Air Force Academy's Parachuting Team Sets National Record

The Air Force Academy's parachuting team may be too successful — after 13 straight national collegiate championships, the body that issued the honor stopped giving it out.

The academy had to settle for 26 individual collegiate parachuting honors this month for the school where cadets are known as the best in America at falling from the sky. The Wings of Blue team swept categories including "four-way" that sends four jumpers in free fall formation.

"To top things off, the Air Force Academy's 6-way speed team set a new national record," the U.S. Parachuting Association said in a news release, lauding cadets for linking up six jumpers in 5.26 seconds.

The parachuting team has been a staple at the academy since 1962.

One of the team's coaches, and former academy jumper, Lt. Col. Sean Baerman, said falling from altitude teaches cadets skills they'll need as Air Force officers.

"It teaches you to control those nerves and excel in an unforgiving environment," said Baerman, who flew A-10 attack planes in Afghanistan before returning to the academy's 98th Flying Training Squadron, which includes the parachute team.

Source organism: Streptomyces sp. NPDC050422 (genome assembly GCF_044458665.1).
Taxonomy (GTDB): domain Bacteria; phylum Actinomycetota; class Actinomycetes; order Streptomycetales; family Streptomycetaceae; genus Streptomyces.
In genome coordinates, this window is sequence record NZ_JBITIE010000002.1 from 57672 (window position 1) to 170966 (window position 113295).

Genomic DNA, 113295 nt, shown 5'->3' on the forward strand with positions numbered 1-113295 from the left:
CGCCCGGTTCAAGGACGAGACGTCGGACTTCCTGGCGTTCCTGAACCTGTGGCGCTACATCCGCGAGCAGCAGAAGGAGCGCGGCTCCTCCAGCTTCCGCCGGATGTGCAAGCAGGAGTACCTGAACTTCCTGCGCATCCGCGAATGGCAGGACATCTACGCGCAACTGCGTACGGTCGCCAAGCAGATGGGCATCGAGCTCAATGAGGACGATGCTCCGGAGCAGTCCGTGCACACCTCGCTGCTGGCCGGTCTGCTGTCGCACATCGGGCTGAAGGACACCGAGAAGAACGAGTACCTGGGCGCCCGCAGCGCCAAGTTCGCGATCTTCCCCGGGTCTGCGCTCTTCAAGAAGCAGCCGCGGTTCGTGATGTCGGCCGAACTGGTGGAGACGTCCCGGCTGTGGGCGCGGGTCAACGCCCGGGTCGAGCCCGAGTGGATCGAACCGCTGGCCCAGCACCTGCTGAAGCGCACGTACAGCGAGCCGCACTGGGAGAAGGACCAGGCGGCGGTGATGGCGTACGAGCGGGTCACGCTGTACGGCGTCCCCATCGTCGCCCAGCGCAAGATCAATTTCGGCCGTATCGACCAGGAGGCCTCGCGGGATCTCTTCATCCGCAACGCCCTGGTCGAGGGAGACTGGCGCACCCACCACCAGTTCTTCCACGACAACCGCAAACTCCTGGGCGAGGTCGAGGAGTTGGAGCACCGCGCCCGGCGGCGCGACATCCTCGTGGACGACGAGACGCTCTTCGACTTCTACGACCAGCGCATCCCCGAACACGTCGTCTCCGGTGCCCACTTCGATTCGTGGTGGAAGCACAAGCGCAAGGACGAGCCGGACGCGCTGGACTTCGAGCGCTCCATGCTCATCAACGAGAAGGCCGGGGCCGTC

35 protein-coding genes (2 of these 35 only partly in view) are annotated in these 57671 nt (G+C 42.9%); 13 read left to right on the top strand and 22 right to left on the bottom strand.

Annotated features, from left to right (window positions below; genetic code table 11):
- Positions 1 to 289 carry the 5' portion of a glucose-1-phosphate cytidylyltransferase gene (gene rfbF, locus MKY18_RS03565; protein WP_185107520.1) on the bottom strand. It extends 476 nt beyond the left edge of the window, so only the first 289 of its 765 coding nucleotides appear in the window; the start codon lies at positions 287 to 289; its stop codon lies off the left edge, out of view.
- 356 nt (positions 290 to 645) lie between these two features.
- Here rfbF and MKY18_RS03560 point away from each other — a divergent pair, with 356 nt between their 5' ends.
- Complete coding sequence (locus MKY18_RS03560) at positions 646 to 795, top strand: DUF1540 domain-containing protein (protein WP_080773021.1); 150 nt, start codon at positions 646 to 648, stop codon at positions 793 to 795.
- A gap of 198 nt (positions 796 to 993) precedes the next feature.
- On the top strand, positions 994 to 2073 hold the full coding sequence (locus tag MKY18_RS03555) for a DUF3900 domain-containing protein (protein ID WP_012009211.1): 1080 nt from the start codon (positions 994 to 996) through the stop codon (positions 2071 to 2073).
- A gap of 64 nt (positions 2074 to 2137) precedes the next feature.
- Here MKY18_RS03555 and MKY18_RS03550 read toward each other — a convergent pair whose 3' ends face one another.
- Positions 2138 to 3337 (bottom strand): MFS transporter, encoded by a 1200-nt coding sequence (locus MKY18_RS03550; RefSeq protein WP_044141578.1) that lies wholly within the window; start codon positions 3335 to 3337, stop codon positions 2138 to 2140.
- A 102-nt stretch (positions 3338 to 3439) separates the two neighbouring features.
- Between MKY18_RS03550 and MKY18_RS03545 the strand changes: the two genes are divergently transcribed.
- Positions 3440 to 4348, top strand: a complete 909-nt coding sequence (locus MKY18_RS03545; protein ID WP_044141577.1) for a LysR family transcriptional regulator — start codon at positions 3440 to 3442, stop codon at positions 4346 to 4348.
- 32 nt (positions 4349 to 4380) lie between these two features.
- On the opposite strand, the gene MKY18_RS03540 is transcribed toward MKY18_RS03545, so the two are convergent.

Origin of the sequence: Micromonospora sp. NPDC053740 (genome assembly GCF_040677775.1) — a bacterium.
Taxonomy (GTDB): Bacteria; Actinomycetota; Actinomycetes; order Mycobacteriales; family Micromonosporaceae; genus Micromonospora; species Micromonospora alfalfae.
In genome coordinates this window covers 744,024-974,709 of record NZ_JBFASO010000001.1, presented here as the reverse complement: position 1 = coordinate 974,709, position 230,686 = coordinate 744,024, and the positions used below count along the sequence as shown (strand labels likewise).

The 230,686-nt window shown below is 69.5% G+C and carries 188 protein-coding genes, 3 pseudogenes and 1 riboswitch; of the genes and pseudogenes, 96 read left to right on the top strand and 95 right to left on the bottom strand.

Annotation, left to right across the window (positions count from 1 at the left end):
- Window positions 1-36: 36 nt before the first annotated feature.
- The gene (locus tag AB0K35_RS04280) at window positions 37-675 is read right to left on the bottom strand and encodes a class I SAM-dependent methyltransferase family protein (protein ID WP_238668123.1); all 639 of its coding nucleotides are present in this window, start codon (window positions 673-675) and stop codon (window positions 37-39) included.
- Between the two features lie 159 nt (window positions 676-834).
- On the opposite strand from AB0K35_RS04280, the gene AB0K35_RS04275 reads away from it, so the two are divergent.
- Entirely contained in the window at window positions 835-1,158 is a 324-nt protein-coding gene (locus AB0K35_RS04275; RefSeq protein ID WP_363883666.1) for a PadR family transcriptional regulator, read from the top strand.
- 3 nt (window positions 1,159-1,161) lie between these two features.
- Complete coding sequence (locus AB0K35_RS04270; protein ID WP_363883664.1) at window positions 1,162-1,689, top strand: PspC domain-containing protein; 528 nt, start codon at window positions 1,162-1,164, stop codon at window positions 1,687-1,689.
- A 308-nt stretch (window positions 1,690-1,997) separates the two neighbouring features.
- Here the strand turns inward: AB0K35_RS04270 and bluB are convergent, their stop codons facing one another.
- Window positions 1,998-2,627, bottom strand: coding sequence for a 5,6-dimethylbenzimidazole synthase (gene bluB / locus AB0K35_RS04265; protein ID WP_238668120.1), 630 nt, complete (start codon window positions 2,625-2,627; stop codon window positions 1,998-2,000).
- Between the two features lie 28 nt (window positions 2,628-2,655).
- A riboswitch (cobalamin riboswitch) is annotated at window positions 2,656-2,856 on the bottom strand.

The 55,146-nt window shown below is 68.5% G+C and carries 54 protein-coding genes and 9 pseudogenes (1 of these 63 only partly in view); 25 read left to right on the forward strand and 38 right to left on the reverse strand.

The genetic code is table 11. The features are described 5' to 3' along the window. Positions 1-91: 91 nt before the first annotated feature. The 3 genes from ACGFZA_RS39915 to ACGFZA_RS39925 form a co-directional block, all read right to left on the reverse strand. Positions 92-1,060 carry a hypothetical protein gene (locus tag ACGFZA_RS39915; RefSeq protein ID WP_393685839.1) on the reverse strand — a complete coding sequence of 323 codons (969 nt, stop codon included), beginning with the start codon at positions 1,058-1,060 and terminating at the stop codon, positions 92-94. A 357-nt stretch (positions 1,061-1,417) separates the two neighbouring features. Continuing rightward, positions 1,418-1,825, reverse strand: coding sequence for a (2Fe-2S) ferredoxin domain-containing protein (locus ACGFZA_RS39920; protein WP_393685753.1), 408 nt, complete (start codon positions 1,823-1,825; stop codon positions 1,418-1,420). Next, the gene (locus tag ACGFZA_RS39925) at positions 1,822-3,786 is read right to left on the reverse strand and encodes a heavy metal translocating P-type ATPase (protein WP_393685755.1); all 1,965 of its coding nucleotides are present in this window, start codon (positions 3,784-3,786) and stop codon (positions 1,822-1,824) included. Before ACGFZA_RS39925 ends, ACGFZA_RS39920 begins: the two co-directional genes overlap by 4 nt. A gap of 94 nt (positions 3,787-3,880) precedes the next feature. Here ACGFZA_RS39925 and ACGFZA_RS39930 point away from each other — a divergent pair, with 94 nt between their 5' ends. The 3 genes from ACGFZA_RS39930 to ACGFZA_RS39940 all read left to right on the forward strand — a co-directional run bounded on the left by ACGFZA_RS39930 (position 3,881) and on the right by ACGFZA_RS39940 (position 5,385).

The collegiate nationals were held in Florida and ended Jan. 2. The competition capped a busy winter break for the academy parachutists who also sent teams of skydivers to the Armed Forces Bowl in Texas and the Orange Bowl in Florida to show off their skills for college football crowds.

Sophomore cadet Joe Wilde was one of the academy's youngest competitors at the national meet.

"It was weird at first to show up as one of the people with less experience," he said.

But Wilde said his training at the academy, which started during his freshman year, shined through.

"One we started jumping you could see the difference," he said.

With 100 skydivers in the competition, including 28 from the academy, the school racked up 26 honors.

Wilde's exposure to national competition made him look forward to upholding the school's winning ways next winter.

"You see the value," he said.

Baerman said the results in Florida showed him the value of jumping, too.

"The Air Force is going to ask you to do a lot of scary things," he said. "This teaches you to face that fear."

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